|This biography from the Archives of AskART:|
|Sonia Delaunay was born in the Ukraine in 1885 and raised in St. Petersburg. After studying drawing at Karlsruhe under Schmidt-Reutter she came to Paris in 1905 to be close to avant-garde circles. She studied at the Academie de la Palette, where Ozenfant and Dunoyer de Segonzac were fellow students. Her early work was influenced by the Fauves; some of her pictures from this period have an expressionist edge that contrasts with the gaiety of her later work. She had a short-lived marriage to Wilhelm Uhde. |
Her first show was in 1908; she married Robert Delaunay in 1910. She did not exhibit her paintings again in any number until 1953, twelve years after her husband's death. Although she would not compete with her husband, Sonia painted throughout her life.
Delaunay was not regarded as a great artist, but she was important. Her work was dismissed as being too decorative; but she did not diminish painting, she elevated the decorative arts. With her husband, she developed a style, sometimes called orphism, that was a spin-off of cubism. She was part of the radical drive to purify and elevate art through abstraction. At the same time, she helped direct art toward the gently decorative, a natural development, since decoration is itself generally abstract.
She worked continually throughout her long life in many artistic media beside painting. From the creation of a pieced quilt for her son in which she synthesized Russian peasant blanket design with Cubism, she moved on to collage, bookbinding, book illustration and eventually, to costume and theatre design, fashion design and decorative arts. She died in Paris in 1979 at the age of ninety-four.
Submitted August 2004 by Jean Ershler Schatz, artist and researcher from Laguna Woods, California.
National Museum of Women in the Arts Catalogue
Mark Stevens in "Newsweek Magazine", March 17, 1980
"The Oxford Companion to 20th Century Art", edited by Harold Osborne.
|Biography from Denis Bloch Fine Art:|
|Russian born painter, graphic artist and designer Sonia Terk Delaunay
was active in Paris and the wife of painter Robert Delaunay. Her
original surname was Stern, but she adopted the name Terk from a
wealthy uncle who raised her in St. Petersburg. A friend of the family,
Max Liebermann encouraged her to paint.|
Like Marc Chagall, Sonia
Terk emigrated from Russia to Paris in the first years of the twentieth
century, joining Picasso, Matisse, Braque, Rouault, and Vlaminck in the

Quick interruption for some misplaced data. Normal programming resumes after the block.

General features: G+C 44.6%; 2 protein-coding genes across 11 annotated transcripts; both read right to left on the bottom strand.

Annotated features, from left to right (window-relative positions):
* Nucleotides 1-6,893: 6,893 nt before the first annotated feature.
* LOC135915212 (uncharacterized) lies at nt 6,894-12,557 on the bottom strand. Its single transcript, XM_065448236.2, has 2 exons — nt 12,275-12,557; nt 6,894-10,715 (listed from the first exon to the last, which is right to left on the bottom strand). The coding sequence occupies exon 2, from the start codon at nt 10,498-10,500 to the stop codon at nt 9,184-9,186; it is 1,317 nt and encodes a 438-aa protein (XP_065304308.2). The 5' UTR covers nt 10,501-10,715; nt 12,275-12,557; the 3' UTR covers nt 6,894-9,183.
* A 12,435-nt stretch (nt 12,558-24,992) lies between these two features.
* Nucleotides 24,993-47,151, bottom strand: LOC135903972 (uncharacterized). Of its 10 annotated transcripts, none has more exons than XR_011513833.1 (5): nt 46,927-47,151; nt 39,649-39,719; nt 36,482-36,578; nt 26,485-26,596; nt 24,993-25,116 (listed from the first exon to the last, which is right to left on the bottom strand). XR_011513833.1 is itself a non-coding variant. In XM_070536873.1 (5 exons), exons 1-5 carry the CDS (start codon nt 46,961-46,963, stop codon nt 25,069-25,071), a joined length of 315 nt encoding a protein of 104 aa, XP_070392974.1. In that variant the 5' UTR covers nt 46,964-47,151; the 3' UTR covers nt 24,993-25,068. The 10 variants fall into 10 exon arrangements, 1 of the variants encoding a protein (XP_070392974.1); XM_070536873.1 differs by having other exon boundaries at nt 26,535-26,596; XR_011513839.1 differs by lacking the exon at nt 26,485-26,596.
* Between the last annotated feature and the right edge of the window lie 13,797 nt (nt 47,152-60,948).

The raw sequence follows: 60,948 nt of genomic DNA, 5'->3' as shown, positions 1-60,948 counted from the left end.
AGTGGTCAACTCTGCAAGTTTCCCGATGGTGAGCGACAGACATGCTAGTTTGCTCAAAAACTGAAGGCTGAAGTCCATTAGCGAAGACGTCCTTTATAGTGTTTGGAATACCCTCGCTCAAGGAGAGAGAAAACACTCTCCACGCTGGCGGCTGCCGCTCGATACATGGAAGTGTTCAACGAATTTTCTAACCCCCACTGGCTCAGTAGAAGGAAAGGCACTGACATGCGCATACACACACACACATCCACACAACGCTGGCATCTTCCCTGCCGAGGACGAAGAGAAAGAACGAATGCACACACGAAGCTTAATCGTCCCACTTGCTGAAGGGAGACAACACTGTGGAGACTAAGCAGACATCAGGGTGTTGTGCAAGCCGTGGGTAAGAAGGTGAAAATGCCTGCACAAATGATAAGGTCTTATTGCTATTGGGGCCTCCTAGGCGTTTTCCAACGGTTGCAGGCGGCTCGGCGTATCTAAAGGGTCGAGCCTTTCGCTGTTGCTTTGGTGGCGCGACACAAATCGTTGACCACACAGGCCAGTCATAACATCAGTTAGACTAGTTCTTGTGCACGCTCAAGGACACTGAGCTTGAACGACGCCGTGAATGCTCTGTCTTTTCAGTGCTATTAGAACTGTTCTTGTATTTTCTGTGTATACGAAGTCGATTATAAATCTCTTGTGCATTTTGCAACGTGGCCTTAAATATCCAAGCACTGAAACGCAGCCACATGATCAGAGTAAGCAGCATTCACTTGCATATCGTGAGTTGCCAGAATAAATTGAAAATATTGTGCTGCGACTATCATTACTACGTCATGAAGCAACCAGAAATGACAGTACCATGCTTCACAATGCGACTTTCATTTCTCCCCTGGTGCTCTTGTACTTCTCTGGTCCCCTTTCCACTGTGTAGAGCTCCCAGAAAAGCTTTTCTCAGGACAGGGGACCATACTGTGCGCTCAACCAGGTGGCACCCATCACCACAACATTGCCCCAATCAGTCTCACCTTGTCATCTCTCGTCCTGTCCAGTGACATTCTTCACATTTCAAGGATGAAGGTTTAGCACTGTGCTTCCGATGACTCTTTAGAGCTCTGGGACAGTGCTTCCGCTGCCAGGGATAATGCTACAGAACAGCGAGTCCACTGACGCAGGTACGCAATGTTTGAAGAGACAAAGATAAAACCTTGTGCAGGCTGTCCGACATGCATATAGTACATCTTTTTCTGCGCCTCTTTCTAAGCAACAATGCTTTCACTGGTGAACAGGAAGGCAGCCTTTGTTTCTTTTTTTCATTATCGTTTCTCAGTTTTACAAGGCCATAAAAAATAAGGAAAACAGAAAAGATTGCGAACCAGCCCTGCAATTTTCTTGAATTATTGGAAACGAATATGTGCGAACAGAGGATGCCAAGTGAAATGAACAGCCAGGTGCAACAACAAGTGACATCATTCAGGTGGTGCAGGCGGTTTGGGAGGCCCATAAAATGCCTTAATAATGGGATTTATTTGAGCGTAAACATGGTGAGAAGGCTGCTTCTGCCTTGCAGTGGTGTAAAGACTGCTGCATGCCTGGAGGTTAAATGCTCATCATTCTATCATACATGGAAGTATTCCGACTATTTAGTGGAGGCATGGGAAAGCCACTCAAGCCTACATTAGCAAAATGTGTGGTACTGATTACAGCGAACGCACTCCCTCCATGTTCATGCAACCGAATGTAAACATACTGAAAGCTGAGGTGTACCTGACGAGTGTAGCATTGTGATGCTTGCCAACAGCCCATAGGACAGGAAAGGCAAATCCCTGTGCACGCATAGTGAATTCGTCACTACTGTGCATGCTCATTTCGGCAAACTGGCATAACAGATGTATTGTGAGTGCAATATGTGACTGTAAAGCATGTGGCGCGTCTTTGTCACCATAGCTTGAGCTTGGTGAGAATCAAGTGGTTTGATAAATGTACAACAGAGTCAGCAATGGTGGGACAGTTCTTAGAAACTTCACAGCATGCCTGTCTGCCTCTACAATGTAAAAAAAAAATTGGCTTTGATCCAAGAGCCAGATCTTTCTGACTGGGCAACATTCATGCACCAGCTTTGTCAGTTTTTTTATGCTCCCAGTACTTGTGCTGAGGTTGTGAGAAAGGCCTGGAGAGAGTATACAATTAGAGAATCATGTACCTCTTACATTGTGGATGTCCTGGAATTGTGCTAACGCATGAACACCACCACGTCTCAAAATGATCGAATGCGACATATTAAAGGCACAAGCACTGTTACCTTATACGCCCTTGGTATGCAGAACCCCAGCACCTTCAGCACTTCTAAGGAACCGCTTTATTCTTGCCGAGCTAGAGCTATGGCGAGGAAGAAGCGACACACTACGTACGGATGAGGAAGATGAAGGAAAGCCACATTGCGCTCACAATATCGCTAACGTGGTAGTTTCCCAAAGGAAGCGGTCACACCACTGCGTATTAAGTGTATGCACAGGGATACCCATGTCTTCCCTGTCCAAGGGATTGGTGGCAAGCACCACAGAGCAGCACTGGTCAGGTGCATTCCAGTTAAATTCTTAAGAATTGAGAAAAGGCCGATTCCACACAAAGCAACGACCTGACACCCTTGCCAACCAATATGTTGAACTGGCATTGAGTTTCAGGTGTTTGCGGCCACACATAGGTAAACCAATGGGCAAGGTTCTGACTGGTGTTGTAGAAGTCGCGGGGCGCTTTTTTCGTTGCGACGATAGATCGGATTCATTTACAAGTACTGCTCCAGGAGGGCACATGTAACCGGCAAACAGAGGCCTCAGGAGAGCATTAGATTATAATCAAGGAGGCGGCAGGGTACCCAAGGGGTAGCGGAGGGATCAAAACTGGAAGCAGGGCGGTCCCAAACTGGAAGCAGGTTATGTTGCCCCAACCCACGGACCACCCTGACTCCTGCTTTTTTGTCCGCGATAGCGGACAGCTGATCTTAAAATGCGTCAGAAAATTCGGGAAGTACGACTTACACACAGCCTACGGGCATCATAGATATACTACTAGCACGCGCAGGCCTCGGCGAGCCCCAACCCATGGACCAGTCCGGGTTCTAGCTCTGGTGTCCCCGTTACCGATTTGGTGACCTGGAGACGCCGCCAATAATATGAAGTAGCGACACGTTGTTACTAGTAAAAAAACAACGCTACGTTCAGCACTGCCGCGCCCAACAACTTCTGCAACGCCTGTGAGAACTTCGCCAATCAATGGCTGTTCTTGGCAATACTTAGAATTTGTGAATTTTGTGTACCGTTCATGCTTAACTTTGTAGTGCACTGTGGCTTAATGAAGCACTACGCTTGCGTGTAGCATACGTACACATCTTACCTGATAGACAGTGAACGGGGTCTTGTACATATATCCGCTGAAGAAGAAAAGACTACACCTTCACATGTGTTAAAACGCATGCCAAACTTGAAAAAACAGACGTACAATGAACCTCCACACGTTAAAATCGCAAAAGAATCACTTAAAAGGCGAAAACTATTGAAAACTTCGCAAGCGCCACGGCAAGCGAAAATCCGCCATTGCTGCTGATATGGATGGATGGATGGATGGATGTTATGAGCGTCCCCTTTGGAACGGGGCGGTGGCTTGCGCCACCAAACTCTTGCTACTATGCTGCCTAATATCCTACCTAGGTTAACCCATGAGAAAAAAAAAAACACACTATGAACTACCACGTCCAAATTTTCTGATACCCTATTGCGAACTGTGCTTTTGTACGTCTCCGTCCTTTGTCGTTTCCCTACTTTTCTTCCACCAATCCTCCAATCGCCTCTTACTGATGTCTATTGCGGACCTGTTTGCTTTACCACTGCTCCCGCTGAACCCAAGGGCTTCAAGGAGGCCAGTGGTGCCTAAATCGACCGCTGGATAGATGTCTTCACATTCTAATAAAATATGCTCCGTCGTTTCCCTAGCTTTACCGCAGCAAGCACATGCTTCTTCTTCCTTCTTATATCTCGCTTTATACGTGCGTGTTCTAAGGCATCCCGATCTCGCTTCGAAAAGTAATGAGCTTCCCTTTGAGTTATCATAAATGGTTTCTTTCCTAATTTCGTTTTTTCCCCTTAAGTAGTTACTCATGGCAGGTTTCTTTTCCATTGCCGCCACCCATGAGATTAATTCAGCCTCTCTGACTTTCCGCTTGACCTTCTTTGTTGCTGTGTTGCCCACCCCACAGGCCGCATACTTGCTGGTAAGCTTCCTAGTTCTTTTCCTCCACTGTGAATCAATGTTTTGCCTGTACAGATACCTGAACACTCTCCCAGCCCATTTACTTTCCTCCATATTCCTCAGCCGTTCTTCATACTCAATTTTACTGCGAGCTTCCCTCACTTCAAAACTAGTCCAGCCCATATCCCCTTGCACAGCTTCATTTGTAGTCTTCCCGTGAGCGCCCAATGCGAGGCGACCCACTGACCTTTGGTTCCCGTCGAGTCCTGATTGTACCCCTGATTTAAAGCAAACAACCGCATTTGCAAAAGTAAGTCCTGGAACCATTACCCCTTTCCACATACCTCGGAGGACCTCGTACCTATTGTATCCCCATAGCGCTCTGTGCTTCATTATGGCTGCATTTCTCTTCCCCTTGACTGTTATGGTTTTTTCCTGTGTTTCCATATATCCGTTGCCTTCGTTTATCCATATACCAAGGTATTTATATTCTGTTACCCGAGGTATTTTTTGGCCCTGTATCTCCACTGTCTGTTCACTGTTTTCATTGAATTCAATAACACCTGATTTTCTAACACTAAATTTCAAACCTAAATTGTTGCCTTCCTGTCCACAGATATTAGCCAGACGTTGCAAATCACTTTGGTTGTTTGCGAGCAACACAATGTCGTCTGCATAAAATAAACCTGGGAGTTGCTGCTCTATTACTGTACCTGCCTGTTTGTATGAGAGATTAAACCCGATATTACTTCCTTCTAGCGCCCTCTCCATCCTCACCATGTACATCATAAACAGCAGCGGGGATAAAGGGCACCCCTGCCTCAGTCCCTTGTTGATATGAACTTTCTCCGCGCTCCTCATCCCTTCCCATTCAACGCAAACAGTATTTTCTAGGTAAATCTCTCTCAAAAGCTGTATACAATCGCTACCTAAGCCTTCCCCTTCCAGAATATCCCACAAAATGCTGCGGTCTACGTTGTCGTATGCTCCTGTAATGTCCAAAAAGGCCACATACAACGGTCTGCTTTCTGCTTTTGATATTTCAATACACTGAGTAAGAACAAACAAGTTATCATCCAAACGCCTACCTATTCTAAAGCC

remaking of art in the Post-Impressionist era. She settled in
Paris in 1905 and, after a short-lived marriage of convenience to
artist Wilhelm Uhde, she married Robert Delaunay in 1910.
the birth of their son, Sonia spontaneously made a patchwork quilt for
Charles’ crib: “About 1911 I had the idea of making for my son a
blanket composed of bits of fabric like those I had seen in the houses
of Russian peasants. When it was finished, the arrangements of the
pieces of material seemed to me to evoke Cubist conceptions and then we
tired to apply the same process to other objects and paintings.”
couple became associated with the development of Orphism*—a highly
abstract art movement which paralleled the geometry of Cubism* but with
a much brighter color palette. Sonia’s first large scale painting
in this new style was Bal Bullier (1912-13) a work known for
its use of color and movement. It is said that painter Paul Klee
was so taken with Terk-Delaunays’ patterning of squares from a 1912
illustrated book, that they became an enduring in his own work.
the 1910-1920s, she focused upon bringing this new artistic lyricism
into the world of design, transforming Art Deco* fabrics into vibrant
high fashion clothing, wall coverings, furniture textiles, as well as,
theatrical costumes. In the 1930s, Terk-Delaunay returned to a
renewed focus on painting, joining the Abstraction-Creation group in
seeking to create an art based upon non-representational elements,
often geometrical, and continuing to focus on color as central to
painting. The group was trans-national, and including among its
members Jean Arp, Barbara Hepworth, Wassily Kandinsky and Piet
Mondrian. In 1937 Sonia collaborated with her husband on a mural
for the Paris Exposition.
After Robert Delaunay’s death in 1941,
she continued to work and exhibit regularly as a painter &
designer, often turning to printmaking. In 1963 Terk-Delaunay
donated 58 of her own works and 40 of her husband's to the Musee
National d'Art Moderne, Paris. She became the first woman ever to
be exhibited at the Louvre during her lifetime when the museum mounted
an exhibition of the works the following year.
In an essay she
wrote for her 1967 retrospective at the Musée National d'Art Moderne,
Delaunay wrote of her 1920s experiments in color: "they were and remain
ranges of colors, and based on the purified conception of our
painting…My research was purely pictorial and in plastic terms a
discovery which served both of us in our painting. Rhythm is
based upon numbers, for color can be measured by the number of
Sonia Terk-Delaunay died in 1979 at the age of 94
with no regrets in her life. “Everything I’ve done, I’ve had fun doing”
she remarked on the occasion of her 90th birthday.
am attracted by pure colors. Colors from my childhood—from the Ukraine.
Memories of peasant weddings in my country in which the red and green
dresses, decorated with many ribbons, billowed in dance.”
Select Museum Collections:
Hermitage Museum, St. Petersburg
Museum of Modern Art, NYC
National Museum of Women in the Arts, Washington, DC
Tate Gallery, London
* For more in-depth information about these terms and others, see
|** If you discover credit omissions or have additional information to add, please let us know at registrar@AskART.com.|